[Documents menu] Documents menu

Cause for Celebration

The Perspective (Smyrna, Georgia),
Editorial, 6 September 2001

Editor's Note: Despised, hounded, massacred and having suffered ethnic cleansing at the hands of Taylor's rebels, National Patriot Front of Liberia, and his current democratically elected government, Liberians from Grand Gedeh County have unfairly carried the burden of collective guilt because of their ethnic (Krahn) affiliation with dictator Samuel Kanyon Doe, Liberia's former Head of State. But Mr. John Collins, Sr., a Liberian meteorologist, says that despite all the suffering Grand Gedeans have endured, they have survived and have cause to celebrate. Mr. Collins made the remarks when he served as keynote speaker during the Inaugural ceremony of the Grand Gedeh Association in the Americas in Providence, Rhode Island, this past Labor Day weekend. The full text of Mr. Collins' speech follows below:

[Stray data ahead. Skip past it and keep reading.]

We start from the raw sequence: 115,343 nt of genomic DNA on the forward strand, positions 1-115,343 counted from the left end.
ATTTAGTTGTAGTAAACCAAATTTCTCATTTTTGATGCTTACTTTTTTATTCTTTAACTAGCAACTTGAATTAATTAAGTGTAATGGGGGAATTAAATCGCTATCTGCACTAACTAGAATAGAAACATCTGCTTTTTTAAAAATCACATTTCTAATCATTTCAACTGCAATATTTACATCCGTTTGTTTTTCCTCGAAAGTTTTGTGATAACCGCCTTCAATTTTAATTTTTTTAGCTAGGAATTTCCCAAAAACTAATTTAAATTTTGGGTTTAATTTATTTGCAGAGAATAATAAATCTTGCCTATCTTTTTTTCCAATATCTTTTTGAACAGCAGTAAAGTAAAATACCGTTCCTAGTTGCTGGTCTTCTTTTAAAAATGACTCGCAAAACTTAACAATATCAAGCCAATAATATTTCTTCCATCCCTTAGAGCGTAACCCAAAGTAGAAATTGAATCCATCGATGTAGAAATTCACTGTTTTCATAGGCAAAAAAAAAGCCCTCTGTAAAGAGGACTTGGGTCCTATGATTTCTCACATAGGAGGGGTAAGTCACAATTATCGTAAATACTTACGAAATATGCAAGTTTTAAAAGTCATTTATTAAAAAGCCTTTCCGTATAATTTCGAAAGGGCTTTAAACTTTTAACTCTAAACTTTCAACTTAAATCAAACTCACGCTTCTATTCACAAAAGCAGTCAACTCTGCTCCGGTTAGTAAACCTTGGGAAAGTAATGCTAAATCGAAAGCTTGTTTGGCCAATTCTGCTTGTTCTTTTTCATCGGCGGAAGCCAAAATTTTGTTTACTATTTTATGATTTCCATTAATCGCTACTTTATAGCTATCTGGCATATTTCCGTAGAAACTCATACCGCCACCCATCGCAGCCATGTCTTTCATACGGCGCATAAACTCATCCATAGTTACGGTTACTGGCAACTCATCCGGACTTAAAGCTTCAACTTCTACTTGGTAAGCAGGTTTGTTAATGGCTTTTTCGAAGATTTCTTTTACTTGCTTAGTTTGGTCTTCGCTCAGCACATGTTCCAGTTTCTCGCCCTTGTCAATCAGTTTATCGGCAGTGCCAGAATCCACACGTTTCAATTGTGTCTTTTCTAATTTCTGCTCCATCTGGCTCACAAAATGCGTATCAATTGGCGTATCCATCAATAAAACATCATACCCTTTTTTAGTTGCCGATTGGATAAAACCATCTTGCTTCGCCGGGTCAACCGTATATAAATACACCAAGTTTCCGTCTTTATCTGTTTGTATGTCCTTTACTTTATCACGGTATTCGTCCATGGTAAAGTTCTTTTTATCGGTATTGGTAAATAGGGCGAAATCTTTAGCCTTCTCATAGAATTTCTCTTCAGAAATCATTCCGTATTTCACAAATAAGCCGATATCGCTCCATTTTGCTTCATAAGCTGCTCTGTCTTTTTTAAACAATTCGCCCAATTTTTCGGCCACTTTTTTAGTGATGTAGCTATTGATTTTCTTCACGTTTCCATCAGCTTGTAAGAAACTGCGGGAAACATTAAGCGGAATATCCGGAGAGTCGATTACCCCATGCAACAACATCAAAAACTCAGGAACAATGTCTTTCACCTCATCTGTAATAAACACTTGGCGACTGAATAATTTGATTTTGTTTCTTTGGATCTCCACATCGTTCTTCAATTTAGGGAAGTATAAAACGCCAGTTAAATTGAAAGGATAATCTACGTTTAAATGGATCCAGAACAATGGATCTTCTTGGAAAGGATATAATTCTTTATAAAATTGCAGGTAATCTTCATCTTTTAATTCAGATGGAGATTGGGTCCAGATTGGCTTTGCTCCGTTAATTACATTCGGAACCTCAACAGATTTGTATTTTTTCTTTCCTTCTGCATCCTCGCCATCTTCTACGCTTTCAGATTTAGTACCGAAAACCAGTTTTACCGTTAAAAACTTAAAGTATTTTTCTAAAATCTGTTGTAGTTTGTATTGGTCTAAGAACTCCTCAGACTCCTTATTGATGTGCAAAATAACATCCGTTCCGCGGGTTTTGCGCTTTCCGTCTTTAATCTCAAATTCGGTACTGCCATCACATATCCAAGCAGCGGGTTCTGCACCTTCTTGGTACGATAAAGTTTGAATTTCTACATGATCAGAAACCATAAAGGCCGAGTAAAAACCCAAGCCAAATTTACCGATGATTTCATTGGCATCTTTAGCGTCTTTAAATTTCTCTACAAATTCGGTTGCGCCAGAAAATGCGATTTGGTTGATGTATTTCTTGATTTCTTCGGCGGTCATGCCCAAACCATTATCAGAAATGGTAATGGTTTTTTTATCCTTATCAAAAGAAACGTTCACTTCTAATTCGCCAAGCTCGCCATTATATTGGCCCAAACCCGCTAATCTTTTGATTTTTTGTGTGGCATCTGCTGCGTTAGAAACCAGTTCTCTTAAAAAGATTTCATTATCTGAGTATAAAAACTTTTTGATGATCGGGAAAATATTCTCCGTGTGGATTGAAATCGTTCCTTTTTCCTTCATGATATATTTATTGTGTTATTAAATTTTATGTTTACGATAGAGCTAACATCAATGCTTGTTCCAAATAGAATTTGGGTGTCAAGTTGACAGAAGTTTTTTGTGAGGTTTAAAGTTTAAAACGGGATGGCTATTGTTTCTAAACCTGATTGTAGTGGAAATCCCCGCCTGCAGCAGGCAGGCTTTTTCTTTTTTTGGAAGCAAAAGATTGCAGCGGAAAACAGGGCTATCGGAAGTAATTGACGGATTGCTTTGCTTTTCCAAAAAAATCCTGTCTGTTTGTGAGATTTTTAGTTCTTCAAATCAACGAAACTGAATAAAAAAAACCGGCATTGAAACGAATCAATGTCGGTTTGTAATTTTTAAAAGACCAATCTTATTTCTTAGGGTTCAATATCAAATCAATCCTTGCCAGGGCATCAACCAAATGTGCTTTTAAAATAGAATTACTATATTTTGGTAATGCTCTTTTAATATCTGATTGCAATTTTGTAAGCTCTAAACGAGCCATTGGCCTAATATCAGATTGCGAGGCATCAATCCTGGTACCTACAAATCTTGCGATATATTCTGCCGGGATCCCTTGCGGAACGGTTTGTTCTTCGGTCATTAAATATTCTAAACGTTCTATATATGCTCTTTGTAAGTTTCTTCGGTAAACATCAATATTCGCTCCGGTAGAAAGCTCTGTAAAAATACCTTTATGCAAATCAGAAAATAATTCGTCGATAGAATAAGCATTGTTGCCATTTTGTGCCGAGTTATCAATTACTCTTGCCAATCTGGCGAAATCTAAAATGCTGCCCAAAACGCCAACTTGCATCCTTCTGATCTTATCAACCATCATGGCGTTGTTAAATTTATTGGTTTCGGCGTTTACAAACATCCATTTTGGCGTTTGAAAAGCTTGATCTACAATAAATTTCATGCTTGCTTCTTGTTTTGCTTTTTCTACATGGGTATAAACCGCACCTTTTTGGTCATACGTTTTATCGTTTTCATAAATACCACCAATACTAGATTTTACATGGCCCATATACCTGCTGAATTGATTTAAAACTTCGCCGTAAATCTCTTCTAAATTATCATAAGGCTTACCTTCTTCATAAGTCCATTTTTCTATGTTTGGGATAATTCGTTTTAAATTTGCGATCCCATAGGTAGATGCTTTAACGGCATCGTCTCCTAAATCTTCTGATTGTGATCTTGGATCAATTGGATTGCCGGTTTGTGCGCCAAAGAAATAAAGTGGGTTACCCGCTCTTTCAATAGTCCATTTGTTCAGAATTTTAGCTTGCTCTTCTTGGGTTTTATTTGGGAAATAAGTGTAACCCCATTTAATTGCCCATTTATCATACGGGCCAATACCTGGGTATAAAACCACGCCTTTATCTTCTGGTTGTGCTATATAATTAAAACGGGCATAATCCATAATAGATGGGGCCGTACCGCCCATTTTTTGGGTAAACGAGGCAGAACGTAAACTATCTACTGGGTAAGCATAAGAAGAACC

Let me, firstly, extend my profound gratitude to the Inaugural Committee for my preferment as the guest speaker on this occasion, marking the ushering into office a new corpse of officers of the National Administration of the Grand Gedeh Association in the Americas.

Looking back just a decade into the existence of Grand Gedeh Association, the time of our own involvement with the organization, I must say we have come a long way. With ever growing challenges and our desire to incessantly pursue the goals for which this organization was born, no topic is more appropriate to me at this time of our journey than that which relates to our wellbeing. I will therefore speak to you briefly on the topic: CAUSE FOR CELEBRATION.

What is there to be happy about, not to mention celebration and festivity when everything about us and around us at home seems to degenerate morally, socially, economically and politically, one may ask the speaker. To answer this question, a parallel must be drawn from where we were just a little over a decade ago, to where we are now and where we hope to go. In doing so, I shall reflect on some past events of indelible memory, not with the purpose to refresh the wounds that were inflicted upon us, nor to recite the calamities that have caused us much pain and suffering but to cherish the courage, steadfastness and resilience of a people, the Grand Gedeans.